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Both gastric electrical stimulation and pyloric surgery offer long-term symptom improvement in patients with gastroparesis



Gastroparesis (GP) is hallmarked by nausea, vomiting, and early satiety. While dietary and medical therapy are the mainstay of treatment, surgery has been used to palliate symptoms. Two established first-line surgical options are gastric electrostimulation (GES) and pyloric procedures (PP) including pyloroplasty or pyloromyotomy. We sought to compare these modalities’ improvement in Gastroparesis cardinal symptom index (GCSI) subscores and potential predictors of therapy failure.


All patients undergoing surgery at a single institution were prospectively identified and separated by surgery: GES, PP, or combined GESPP. GCSI was collected preoperatively, at 6 weeks and 1 year. Postoperative GCSI score over 2.5 or receipt of another gastroparesis operation were considered treatment failures. Groups were compared using Pearson’s chi-squared and Kruskal–Wallis one-way ANOVA.


Eighty-two patients were included: 18 GES, 51 PP, and 13 GESPP. Mean age was 44, BMI was 26.7, and 80% were female. Preoperative GCSI was 3.7. The PP group was older with more postsurgical gastroparesis. More patients with diabetes underwent GESPP. Preoperative symptom scores and gastric emptying were similar among all groups. All surgical therapies resulted in a significantly improved GCSI and nausea/vomiting subscore at 6 weeks and 1 year. Bloating improved initially, but relapsed in the GES and GESPP group. Satiety improved initially, but relapsed in the PP group. Fifty-nine (72%) had surgical success. Ten underwent additional surgery (7 crossed into the GESPP group, 3 underwent gastric resection). Treatment failures had higher preoperative GCSI, bloating, and satiety scores. Treatment failures and successes had similar preoperative gastric emptying.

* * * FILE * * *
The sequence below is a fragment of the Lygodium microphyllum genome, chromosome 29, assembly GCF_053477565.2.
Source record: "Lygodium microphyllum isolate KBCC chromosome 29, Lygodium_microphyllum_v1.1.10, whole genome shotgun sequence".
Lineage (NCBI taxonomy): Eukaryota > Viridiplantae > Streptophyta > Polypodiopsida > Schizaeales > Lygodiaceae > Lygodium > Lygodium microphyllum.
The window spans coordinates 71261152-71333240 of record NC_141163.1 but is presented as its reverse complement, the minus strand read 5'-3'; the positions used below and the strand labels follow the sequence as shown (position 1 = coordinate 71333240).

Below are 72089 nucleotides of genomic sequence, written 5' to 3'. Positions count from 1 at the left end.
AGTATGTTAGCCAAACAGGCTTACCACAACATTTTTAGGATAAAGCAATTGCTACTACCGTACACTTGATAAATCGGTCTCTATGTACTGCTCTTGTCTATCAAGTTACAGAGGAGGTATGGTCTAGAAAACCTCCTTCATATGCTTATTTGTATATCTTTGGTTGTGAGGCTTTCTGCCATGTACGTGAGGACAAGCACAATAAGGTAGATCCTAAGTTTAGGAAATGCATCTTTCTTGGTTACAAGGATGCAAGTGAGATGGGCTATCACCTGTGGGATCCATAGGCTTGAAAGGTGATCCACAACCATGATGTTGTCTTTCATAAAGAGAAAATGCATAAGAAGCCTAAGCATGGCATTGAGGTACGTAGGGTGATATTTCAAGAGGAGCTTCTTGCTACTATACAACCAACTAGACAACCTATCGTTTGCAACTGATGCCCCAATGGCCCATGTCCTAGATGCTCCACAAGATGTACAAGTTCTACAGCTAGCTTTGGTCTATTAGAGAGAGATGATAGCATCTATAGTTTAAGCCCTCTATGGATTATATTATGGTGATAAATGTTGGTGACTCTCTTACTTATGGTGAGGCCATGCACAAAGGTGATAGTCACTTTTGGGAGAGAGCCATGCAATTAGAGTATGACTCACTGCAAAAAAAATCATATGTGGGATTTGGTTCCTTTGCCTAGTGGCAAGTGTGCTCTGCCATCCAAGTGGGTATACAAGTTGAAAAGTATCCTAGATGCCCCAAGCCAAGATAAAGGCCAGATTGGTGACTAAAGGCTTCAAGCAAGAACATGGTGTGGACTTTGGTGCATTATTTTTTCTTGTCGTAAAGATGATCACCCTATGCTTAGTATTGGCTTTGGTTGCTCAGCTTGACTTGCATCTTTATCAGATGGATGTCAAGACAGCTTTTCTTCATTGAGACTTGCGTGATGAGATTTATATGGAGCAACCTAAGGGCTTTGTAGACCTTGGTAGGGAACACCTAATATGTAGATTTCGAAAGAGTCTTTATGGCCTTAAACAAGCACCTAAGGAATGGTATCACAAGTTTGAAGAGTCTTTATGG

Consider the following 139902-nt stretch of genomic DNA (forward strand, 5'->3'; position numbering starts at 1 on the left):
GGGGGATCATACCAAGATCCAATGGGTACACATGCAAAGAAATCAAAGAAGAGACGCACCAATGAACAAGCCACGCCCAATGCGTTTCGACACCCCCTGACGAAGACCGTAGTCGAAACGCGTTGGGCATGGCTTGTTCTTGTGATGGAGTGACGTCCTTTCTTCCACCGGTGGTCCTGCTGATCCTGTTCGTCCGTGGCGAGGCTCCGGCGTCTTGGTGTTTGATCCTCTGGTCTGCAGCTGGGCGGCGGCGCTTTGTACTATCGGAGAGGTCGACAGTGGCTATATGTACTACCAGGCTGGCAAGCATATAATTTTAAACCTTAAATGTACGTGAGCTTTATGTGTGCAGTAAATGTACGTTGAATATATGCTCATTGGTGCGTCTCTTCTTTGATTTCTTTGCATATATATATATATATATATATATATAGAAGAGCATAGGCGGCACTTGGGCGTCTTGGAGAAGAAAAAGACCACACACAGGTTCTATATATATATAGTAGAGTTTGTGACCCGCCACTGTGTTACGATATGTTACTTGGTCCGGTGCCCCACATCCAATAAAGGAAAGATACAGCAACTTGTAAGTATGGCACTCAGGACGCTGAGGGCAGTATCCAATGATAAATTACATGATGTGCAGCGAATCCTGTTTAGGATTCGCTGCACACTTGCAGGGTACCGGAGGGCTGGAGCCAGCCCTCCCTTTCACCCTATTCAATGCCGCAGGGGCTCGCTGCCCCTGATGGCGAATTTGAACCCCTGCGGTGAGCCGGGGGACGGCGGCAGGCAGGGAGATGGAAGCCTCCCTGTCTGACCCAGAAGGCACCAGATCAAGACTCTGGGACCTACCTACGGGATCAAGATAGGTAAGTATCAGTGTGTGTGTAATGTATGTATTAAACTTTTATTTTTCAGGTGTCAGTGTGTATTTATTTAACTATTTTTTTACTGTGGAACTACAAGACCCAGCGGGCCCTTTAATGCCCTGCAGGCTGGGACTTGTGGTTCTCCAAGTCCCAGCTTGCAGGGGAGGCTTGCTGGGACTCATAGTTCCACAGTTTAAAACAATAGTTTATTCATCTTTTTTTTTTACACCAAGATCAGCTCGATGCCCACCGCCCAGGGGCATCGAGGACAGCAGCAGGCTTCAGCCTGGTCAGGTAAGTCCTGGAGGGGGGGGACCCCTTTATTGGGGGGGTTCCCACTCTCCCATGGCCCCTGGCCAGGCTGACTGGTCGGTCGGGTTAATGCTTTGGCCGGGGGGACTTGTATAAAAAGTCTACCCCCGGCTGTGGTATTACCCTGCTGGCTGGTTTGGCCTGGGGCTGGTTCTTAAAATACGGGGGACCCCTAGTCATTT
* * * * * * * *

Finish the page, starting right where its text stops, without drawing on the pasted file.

Both gastric electrical stimulation and pyloric surgery are successful gastroparesis treatments, with durable improvement in nausea and vomiting. Choice of operation should be guided by patient characteristics and discussion of surgical risks and benefits. Combination GESPP does not appear to confer an advantage over GES or PP alone.

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Effort on this study and manuscript was made possible by a George H.A. Clowes, Jr., MD, FACS, Memorial Research Career Development Award from the American College of Surgeons and a VA Career Development Award (CDA 015–060) to Dr. Luke Funk. The views represented in this article represent those of the authors and not those of the DVA or the US Government.

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Correspondence to Amber L. Shada.

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Dr. Amber Shada has provided surgeon education for Medtronic for the Enterra Gastric Electrical Stimulation device. Effort on this study and manuscript was made possible by a George H.A. Clowes, Jr., MD, FACS, Memorial Research Career Development Award from the American College of Surgeons and a VA Career Development Award (CDA 015-060) to Dr. Luke Funk. The views represented in this article represent those of the authors and not those of the DVA or the US Government. Sara Marowski, Yiwei Xu, as well as Drs. Anne O. Lidor, and Jacob A. Greenberg have no conflicts of interest or financial ties to disclose.

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See Table 5.

Table 5 Modified GCSI questionnaire

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Marowski, S., Xu, Y., Greenberg, J.A. et al. Both gastric electrical stimulation and pyloric surgery offer long-term symptom improvement in patients with gastroparesis. Surg Endosc 35, 4794–4804 (2021).

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  • Gastroparesis
  • Gastric stimulation
  • Pyloromyotomy
  • Pyloroplasty
  • GCSI